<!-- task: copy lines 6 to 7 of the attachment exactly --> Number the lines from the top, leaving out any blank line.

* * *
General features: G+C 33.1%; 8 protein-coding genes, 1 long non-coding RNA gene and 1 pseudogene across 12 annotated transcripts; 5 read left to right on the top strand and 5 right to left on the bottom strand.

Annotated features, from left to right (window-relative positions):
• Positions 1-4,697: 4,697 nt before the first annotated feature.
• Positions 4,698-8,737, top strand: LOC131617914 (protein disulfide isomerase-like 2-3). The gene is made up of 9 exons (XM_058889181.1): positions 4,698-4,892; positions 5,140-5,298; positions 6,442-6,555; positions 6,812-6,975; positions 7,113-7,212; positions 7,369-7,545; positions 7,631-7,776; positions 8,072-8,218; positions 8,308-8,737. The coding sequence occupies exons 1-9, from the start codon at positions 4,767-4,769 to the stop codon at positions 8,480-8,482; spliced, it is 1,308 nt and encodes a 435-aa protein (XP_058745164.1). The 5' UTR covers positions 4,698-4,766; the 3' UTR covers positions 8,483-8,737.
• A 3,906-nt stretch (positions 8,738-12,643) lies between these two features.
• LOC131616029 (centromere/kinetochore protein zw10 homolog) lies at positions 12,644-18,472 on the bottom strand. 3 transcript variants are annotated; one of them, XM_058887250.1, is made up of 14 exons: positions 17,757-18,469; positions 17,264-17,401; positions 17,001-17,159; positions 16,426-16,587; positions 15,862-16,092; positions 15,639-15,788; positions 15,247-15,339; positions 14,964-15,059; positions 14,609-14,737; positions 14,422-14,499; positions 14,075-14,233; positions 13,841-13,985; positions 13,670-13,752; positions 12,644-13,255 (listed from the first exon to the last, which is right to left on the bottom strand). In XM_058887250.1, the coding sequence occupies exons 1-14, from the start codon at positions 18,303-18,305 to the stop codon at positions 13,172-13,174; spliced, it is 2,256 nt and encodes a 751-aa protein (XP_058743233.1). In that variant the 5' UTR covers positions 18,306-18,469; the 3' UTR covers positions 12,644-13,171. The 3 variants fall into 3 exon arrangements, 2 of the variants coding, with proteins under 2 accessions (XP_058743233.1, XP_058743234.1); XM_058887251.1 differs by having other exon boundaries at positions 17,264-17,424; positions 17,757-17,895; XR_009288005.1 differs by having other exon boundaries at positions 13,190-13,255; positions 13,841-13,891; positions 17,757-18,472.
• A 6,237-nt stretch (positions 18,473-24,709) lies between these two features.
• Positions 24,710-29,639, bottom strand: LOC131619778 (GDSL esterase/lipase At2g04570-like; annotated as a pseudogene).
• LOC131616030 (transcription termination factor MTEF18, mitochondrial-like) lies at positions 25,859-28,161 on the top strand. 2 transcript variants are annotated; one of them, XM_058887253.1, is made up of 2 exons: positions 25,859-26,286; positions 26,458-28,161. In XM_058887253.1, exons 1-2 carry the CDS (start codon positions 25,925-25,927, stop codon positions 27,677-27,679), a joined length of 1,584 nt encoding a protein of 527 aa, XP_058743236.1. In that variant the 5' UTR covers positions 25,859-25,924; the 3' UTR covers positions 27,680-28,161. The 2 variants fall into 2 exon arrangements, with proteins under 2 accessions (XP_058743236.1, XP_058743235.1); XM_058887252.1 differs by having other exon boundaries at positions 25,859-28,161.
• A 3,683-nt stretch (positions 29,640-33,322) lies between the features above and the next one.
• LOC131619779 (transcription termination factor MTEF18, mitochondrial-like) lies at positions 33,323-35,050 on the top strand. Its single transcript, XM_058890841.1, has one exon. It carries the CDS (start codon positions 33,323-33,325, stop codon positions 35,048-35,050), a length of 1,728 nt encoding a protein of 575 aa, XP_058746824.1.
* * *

• LOC131616029 (centromere/kinetochore protein zw10 homolog) lies at positions 12,644-18,472 on the bottom strand. 3 transcript variants are annotated; one of them, XM_058887250.1, is made up of 14 exons: positions 17,757-18,469; positions 17,264-17,401; positions 17,001-17,159; positions 16,426-16,587; positions 15,862-16,092; positions 15,639-15,788; positions 15,247-15,339; positions 14,964-15,059; positions 14,609-14,737; positions 14,422-14,499; positions 14,075-14,233; positions 13,841-13,985; positions 13,670-13,752; positions 12,644-13,255 (listed from the first exon to the last, which is right to left on the bottom strand). In XM_058887250.1, the coding sequence occupies exons 1-14, from the start codon at positions 18,303-18,305 to the stop codon at positions 13,172-13,174; spliced, it is 2,256 nt and encodes a 751-aa protein (XP_058743233.1). In that variant the 5' UTR covers positions 18,306-18,469; the 3' UTR covers positions 12,644-13,171. The 3 variants fall into 3 exon arrangements, 2 of the variants coding, with proteins under 2 accessions (XP_058743233.1, XP_058743234.1); XM_058887251.1 differs by having other exon boundaries at positions 17,264-17,424; positions 17,757-17,895; XR_009288005.1 differs by having other exon boundaries at positions 13,190-13,255; positions 13,841-13,891; positions 17,757-18,472.
• A 6,237-nt stretch (positions 18,473-24,709) lies between these two features.